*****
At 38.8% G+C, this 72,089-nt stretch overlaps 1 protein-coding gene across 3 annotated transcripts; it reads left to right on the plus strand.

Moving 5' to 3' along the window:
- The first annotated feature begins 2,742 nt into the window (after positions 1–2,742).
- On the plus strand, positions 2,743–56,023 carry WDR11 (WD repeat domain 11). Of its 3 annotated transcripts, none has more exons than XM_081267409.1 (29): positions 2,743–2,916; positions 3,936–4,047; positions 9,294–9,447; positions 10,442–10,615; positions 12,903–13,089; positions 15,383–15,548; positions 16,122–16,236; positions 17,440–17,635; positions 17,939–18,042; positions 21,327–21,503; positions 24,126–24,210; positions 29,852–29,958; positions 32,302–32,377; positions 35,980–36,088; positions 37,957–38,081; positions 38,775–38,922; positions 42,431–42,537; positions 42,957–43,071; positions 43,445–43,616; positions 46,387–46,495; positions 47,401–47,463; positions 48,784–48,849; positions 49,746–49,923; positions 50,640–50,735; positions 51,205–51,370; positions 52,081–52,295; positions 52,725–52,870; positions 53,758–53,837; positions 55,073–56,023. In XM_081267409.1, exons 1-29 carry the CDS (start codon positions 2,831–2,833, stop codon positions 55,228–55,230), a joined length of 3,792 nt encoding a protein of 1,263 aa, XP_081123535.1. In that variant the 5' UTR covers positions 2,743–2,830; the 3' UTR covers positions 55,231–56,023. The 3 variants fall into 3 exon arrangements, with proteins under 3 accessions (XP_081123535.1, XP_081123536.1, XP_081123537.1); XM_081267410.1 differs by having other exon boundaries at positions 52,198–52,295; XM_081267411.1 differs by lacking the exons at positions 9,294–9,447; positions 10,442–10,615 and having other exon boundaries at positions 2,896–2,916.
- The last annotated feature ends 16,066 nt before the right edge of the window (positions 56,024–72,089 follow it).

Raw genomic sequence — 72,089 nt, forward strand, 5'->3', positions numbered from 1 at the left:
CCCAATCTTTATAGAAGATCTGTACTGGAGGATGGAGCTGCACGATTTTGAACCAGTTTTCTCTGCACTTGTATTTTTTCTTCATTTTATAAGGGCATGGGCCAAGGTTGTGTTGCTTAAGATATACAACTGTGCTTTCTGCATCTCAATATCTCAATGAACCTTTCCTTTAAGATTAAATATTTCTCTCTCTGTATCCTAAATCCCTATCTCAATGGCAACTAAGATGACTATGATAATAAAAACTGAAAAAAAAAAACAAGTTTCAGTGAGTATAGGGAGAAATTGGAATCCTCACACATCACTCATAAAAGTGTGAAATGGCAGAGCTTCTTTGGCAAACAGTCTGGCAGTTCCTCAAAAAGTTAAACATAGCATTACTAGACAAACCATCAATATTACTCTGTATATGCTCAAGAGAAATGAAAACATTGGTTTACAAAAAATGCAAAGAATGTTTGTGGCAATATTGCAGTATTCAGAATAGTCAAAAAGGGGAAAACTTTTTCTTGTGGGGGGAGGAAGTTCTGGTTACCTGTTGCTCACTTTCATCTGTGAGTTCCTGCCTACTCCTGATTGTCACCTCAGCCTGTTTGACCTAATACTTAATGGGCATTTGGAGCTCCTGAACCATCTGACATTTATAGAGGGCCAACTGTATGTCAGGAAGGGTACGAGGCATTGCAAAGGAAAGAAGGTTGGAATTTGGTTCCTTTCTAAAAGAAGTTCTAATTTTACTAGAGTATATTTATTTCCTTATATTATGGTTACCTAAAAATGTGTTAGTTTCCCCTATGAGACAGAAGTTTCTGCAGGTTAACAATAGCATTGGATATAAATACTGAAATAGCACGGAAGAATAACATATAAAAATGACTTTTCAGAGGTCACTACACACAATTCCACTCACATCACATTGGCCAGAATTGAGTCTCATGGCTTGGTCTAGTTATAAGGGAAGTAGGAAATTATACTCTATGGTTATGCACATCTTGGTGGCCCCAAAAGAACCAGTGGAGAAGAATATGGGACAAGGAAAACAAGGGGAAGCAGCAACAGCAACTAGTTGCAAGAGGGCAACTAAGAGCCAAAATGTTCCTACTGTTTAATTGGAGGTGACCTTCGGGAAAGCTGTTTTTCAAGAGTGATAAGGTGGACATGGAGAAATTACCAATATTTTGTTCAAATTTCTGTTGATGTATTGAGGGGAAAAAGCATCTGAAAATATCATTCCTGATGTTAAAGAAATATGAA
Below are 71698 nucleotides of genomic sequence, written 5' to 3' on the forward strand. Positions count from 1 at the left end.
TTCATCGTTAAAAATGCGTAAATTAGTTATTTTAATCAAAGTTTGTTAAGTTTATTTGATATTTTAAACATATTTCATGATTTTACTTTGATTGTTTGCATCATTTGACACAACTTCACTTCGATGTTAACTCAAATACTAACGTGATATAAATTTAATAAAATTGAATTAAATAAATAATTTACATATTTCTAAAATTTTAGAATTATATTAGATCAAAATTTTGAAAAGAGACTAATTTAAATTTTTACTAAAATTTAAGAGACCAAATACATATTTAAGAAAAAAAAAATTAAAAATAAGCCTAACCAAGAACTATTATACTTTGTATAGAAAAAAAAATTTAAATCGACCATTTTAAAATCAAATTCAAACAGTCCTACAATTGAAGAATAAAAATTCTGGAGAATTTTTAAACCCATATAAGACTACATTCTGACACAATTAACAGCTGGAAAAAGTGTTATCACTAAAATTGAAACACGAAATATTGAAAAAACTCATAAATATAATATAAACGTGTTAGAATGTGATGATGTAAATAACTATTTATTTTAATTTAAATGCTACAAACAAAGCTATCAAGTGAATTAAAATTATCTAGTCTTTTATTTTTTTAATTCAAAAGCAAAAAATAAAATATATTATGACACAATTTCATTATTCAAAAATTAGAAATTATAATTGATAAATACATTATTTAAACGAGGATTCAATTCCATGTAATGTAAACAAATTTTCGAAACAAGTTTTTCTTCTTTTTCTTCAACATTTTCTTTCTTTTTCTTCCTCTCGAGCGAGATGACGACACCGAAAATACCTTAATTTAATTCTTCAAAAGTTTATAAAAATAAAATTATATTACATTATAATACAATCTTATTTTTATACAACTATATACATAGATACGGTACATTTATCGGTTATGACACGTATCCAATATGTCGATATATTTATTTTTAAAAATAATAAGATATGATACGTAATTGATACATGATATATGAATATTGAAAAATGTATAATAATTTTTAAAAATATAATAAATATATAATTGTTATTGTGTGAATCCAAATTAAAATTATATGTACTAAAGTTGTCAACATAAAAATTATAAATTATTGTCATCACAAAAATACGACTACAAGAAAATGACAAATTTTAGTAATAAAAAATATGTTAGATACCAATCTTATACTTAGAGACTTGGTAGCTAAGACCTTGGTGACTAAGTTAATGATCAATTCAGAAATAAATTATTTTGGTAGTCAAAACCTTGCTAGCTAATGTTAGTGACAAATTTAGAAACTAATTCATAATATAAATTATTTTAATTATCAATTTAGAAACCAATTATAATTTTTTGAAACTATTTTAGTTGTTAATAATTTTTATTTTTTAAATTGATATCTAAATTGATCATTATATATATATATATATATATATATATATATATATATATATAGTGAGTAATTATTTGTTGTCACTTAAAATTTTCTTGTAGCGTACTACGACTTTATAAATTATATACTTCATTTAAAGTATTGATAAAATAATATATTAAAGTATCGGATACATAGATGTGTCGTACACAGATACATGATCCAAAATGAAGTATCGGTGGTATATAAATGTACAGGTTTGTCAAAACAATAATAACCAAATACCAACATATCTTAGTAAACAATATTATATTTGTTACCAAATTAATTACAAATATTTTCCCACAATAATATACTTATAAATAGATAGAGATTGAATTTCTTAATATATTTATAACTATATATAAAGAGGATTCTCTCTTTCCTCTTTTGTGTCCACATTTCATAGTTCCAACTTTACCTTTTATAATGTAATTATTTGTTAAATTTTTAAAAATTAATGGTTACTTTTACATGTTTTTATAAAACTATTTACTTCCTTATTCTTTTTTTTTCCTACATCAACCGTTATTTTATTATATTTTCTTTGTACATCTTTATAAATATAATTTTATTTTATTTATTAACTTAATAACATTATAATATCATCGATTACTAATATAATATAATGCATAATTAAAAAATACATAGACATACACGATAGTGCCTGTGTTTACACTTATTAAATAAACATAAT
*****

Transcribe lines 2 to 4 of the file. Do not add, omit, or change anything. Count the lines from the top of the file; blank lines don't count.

Moving 5' to 3' along the window:
- The first annotated feature begins 2,742 nt into the window (after positions 1–2,742).
- On the plus strand, positions 2,743–56,023 carry WDR11 (WD repeat domain 11). Of its 3 annotated transcripts, none has more exons than XM_081267409.1 (29): positions 2,743–2,916; positions 3,936–4,047; positions 9,294–9,447; positions 10,442–10,615; positions 12,903–13,089; positions 15,383–15,548; positions 16,122–16,236; positions 17,440–17,635; positions 17,939–18,042; positions 21,327–21,503; positions 24,126–24,210; positions 29,852–29,958; positions 32,302–32,377; positions 35,980–36,088; positions 37,957–38,081; positions 38,775–38,922; positions 42,431–42,537; positions 42,957–43,071; positions 43,445–43,616; positions 46,387–46,495; positions 47,401–47,463; positions 48,784–48,849; positions 49,746–49,923; positions 50,640–50,735; positions 51,205–51,370; positions 52,081–52,295; positions 52,725–52,870; positions 53,758–53,837; positions 55,073–56,023. In XM_081267409.1, exons 1-29 carry the CDS (start codon positions 2,831–2,833, stop codon positions 55,228–55,230), a joined length of 3,792 nt encoding a protein of 1,263 aa, XP_081123535.1. In that variant the 5' UTR covers positions 2,743–2,830; the 3' UTR covers positions 55,231–56,023. The 3 variants fall into 3 exon arrangements, with proteins under 3 accessions (XP_081123535.1, XP_081123536.1, XP_081123537.1); XM_081267410.1 differs by having other exon boundaries at positions 52,198–52,295; XM_081267411.1 differs by lacking the exons at positions 9,294–9,447; positions 10,442–10,615 and having other exon boundaries at positions 2,896–2,916.